Curriculum Uses: I can’t think of how this book would fit into a classroom curriculum, but you could use it in a grouping of books on friendship.
  adunnehoo | Oct 4, 2009 |
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To our granddaughter Tressa, with love
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It had to be in person, and they all had to be there.
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Amazon.com Product Description (ISBN 0689870965, Hardcover)

Is it possible to be too good a friend -- too understanding, too always there, too much like a doormat? Alice has always been a good friend to Pamela and Liz, a best friend to Pamela and Liz. But she's starting to wonder where that leaves her: What am I? An ear for listening? An arm around the shoulder? And then there's Patrick -- after ending their relationship two years ago, he's suddenly calling again, and wants to take her to his senior prom. What does that mean? As Alice tries to figure out who she is in relation to her friends, she learns one thing -- sometimes friends need you more than they let on...especially when the unthinkable happens.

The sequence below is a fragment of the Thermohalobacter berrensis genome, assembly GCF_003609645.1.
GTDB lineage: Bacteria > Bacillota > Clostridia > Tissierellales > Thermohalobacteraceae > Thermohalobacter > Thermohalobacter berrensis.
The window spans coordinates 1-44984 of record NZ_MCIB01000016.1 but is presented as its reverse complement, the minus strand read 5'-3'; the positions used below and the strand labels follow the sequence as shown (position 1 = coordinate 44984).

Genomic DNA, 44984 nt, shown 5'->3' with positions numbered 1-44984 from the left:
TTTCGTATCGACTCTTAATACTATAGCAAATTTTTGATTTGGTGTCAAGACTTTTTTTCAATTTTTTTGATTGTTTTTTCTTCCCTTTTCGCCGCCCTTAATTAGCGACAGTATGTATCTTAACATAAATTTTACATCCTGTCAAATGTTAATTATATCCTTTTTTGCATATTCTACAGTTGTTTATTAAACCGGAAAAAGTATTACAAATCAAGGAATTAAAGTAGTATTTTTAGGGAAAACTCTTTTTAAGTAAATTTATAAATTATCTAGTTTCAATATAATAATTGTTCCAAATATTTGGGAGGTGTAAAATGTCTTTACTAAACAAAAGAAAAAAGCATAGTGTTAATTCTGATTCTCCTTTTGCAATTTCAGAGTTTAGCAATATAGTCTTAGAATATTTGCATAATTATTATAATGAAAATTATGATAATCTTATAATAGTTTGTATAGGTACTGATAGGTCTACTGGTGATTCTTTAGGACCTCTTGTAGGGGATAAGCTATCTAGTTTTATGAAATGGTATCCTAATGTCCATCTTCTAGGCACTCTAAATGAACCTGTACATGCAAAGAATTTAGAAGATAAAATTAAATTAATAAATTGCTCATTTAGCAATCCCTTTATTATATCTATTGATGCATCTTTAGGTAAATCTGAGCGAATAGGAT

Always honest, brave, and true, the Alice series never flinches from big issues, and never discounts the small ones.

(retrieved from Amazon Thu, 12 Mar 2015 18:19:15 -0400)

(see all 2 descriptions)

In the second semester of her junior year of high school, Alice gets back together with her old boyfriend Patrick, gets a promotion on the student newspaper, and remains a reliable, trusted friend.